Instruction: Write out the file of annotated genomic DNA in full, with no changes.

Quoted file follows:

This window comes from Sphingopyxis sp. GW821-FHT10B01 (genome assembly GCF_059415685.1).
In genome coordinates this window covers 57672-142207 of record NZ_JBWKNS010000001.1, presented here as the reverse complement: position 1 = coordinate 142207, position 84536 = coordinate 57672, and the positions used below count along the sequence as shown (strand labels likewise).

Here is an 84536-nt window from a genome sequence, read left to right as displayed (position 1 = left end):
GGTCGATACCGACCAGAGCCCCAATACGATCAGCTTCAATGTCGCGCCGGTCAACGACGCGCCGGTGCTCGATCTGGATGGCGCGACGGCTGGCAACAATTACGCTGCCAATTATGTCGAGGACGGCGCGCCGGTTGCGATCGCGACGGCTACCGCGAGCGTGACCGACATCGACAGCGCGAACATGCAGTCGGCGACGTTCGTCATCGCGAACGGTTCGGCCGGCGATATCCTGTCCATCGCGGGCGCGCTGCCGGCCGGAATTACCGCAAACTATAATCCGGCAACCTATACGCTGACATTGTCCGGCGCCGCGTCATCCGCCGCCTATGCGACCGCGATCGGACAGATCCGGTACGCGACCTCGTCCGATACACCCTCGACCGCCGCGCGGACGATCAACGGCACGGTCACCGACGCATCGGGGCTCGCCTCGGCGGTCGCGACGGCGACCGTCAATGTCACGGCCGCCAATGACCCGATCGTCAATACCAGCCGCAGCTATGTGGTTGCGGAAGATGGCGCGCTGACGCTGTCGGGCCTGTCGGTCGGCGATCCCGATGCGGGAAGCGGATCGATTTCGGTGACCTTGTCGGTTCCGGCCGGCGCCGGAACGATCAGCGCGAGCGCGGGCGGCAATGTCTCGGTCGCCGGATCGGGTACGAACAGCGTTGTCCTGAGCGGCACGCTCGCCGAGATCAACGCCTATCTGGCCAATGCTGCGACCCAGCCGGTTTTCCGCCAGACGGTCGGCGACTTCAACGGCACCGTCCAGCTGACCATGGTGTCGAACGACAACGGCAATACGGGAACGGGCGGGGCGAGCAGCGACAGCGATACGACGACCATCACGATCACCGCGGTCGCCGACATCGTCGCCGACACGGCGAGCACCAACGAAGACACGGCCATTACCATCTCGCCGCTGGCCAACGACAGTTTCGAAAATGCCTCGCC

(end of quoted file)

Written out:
This window comes from Sphingopyxis sp. GW821-FHT10B01 (genome assembly GCF_059415685.1).
In genome coordinates this window covers 57672-142207 of record NZ_JBWKNS010000001.1, presented here as the reverse complement: position 1 = coordinate 142207, position 84536 = coordinate 57672, and the positions used below count along the sequence as shown (strand labels likewise).

Here is an 84536-nt window from a genome sequence, read left to right as displayed (position 1 = left end):
GGTCGATACCGACCAGAGCCCCAATACGATCAGCTTCAATGTCGCGCCGGTCAACGACGCGCCGGTGCTCGATCTGGATGGCGCGACGGCTGGCAACAATTACGCTGCCAATTATGTCGAGGACGGCGCGCCGGTTGCGATCGCGACGGCTACCGCGAGCGTGACCGACATCGACAGCGCGAACATGCAGTCGGCGACGTTCGTCATCGCGAACGGTTCGGCCGGCGATATCCTGTCCATCGCGGGCGCGCTGCCGGCCGGAATTACCGCAAACTATAATCCGGCAACCTATACGCTGACATTGTCCGGCGCCGCGTCATCCGCCGCCTATGCGACCGCGATCGGACAGATCCGGTACGCGACCTCGTCCGATACACCCTCGACCGCCGCGCGGACGATCAACGGCACGGTCACCGACGCATCGGGGCTCGCCTCGGCGGTCGCGACGGCGACCGTCAATGTCACGGCCGCCAATGACCCGATCGTCAATACCAGCCGCAGCTATGTGGTTGCGGAAGATGGCGCGCTGACGCTGTCGGGCCTGTCGGTCGGCGATCCCGATGCGGGAAGCGGATCGATTTCGGTGACCTTGTCGGTTCCGGCCGGCGCCGGAACGATCAGCGCGAGCGCGGGCGGCAATGTCTCGGTCGCCGGATCGGGTACGAACAGCGTTGTCCTGAGCGGCACGCTCGCCGAGATCAACGCCTATCTGGCCAATGCTGCGACCCAGCCGGTTTTCCGCCAGACGGTCGGCGACTTCAACGGCACCGTCCAGCTGACCATGGTGTCGAACGACAACGGCAATACGGGAACGGGCGGGGCGAGCAGCGACAGCGATACGACGACCATCACGATCACCGCGGTCGCCGACATCGTCGCCGACACGGCGAGCACCAACGAAGACACGGCCATTACCATCTCGCCGCTGGCCAACGACAGTTTCGAAAATGCCTCGCC